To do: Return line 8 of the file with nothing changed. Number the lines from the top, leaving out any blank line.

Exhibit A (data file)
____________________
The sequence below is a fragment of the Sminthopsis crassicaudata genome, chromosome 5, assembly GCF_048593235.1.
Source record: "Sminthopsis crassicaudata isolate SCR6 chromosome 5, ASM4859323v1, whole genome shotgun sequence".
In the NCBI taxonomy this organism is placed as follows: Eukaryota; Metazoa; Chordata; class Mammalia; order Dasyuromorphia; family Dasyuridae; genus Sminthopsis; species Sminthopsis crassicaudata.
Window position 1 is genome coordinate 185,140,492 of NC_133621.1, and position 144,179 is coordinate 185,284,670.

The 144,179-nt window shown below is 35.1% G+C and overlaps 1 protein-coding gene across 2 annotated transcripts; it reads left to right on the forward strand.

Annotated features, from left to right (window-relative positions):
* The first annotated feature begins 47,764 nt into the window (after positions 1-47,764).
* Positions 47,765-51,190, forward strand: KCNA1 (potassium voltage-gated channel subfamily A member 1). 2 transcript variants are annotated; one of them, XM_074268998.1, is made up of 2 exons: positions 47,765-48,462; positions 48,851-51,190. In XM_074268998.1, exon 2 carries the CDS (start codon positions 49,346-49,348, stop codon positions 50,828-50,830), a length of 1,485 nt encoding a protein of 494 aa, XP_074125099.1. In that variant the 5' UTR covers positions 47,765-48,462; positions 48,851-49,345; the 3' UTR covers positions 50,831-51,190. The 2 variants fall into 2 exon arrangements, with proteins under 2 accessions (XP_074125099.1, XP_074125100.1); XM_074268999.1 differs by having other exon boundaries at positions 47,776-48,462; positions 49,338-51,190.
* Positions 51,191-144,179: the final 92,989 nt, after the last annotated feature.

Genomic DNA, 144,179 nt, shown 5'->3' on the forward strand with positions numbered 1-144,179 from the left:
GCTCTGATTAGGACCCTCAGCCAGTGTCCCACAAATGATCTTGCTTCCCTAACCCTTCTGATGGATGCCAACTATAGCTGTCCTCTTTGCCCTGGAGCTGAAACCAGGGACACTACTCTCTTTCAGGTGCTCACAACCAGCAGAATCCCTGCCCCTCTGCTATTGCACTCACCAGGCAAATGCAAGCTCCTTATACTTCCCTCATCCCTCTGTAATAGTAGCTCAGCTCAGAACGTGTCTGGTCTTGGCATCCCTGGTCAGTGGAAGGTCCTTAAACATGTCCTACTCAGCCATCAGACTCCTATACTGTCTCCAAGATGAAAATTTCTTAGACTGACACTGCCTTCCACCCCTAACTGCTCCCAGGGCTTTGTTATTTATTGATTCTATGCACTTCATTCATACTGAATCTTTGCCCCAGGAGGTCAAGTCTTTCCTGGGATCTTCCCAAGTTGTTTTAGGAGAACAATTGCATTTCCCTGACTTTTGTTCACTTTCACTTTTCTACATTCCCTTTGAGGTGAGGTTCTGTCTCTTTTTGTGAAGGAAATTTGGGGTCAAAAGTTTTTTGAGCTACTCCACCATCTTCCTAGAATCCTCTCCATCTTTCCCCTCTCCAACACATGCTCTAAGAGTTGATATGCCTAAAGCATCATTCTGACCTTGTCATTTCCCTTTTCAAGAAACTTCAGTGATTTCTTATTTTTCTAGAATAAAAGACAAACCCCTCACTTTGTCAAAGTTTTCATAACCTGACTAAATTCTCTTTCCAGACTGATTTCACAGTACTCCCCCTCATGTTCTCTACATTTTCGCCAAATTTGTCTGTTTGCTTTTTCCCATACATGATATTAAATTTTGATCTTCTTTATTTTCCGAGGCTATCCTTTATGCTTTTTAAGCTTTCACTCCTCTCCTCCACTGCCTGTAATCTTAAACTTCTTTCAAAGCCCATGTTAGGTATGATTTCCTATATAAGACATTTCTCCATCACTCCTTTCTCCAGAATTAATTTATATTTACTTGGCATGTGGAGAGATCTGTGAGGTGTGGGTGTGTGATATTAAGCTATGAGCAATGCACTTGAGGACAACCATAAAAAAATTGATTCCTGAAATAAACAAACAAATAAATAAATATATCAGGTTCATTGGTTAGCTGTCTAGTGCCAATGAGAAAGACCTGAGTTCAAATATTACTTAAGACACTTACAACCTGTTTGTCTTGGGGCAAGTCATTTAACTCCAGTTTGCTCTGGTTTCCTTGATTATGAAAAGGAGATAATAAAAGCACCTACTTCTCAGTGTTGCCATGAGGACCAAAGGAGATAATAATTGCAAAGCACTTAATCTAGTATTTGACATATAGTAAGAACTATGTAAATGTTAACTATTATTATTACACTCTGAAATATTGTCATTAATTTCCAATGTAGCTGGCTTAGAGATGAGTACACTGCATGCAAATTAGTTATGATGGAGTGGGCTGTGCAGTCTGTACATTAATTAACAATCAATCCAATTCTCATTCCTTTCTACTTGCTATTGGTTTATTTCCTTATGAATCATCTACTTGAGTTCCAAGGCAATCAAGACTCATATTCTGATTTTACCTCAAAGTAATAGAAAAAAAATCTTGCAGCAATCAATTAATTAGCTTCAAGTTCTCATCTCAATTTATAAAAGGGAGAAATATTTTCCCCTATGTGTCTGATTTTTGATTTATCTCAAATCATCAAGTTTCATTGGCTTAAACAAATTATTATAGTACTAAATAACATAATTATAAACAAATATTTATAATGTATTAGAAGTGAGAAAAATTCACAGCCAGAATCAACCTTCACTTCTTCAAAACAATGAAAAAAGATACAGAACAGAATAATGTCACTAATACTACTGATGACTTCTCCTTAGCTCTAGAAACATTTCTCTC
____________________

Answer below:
* Positions 47,765-51,190, forward strand: KCNA1 (potassium voltage-gated channel subfamily A member 1). 2 transcript variants are annotated; one of them, XM_074268998.1, is made up of 2 exons: positions 47,765-48,462; positions 48,851-51,190. In XM_074268998.1, exon 2 carries the CDS (start codon positions 49,346-49,348, stop codon positions 50,828-50,830), a length of 1,485 nt encoding a protein of 494 aa, XP_074125099.1. In that variant the 5' UTR covers positions 47,765-48,462; positions 48,851-49,345; the 3' UTR covers positions 50,831-51,190. The 2 variants fall into 2 exon arrangements, with proteins under 2 accessions (XP_074125099.1, XP_074125100.1); XM_074268999.1 differs by having other exon boundaries at positions 47,776-48,462; positions 49,338-51,190.